John Pistole, the head of the Transportation Security Administration, recently told The Atlantic in an interview that 'we'll never eliminate risk' of terrorist attacks on aviation.
He's right, which is why the TSA's policy of treating everyone as an equal risk is so misguided. It has led to the outrages of the past few weeks and the public backlash against the TSA. We need to scuttle the TSA's equal-risk policy in favor of one that concentrates on genuine potential risks.
Reading the interview, one is struck by how reasonable Pistole sounds, presenting the TSA's current policies as the best we can do in trying circumstances.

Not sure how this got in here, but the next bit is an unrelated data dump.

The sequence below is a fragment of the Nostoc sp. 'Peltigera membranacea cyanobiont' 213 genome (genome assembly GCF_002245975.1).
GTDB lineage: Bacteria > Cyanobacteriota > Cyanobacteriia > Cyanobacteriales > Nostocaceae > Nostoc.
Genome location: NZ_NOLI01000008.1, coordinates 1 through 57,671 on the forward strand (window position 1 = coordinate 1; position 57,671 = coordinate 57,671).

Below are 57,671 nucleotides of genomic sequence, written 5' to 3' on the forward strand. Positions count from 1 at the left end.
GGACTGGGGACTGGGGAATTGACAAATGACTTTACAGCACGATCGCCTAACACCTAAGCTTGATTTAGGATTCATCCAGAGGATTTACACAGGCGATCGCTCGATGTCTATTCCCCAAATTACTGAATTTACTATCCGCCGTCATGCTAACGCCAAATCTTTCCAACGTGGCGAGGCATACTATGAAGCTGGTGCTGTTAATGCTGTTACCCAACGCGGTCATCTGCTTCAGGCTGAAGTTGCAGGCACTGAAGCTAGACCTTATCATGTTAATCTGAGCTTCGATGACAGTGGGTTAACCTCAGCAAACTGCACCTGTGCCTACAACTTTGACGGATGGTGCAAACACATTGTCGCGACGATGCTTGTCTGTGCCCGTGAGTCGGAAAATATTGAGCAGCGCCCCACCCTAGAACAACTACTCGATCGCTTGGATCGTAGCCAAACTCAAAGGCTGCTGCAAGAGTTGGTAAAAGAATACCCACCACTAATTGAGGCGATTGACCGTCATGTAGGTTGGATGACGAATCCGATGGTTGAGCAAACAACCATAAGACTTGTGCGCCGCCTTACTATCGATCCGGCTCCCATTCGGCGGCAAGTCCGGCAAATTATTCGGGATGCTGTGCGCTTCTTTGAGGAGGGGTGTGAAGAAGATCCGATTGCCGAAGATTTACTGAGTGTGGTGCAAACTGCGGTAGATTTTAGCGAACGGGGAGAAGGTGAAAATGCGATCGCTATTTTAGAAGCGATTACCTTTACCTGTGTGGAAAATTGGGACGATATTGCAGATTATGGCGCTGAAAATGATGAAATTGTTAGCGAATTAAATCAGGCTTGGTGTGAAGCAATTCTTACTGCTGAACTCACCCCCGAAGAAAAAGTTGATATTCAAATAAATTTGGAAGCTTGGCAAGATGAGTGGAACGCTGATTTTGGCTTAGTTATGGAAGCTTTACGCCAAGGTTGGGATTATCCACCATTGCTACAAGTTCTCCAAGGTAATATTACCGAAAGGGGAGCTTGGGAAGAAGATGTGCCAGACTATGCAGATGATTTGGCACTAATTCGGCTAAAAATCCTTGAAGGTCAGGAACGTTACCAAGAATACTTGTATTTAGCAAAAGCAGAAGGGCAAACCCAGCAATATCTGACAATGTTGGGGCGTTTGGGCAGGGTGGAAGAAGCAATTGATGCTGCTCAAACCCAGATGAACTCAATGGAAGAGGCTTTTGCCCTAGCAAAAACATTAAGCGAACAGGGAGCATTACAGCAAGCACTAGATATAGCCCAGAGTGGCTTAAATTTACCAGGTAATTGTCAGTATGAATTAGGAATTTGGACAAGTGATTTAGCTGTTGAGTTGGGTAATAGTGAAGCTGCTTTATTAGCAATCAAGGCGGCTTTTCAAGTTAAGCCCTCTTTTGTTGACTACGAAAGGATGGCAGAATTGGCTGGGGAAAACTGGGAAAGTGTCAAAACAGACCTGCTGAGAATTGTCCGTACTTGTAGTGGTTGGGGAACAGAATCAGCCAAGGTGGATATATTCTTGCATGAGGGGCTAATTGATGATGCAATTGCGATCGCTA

The trouble is in the policy's application. The individual performance of TSA officers is highly variable. They possess extreme discretionary powers, but there is little to no recourse for passengers who have bad experiences. Even worse, TSA officers essentially have power without responsibility.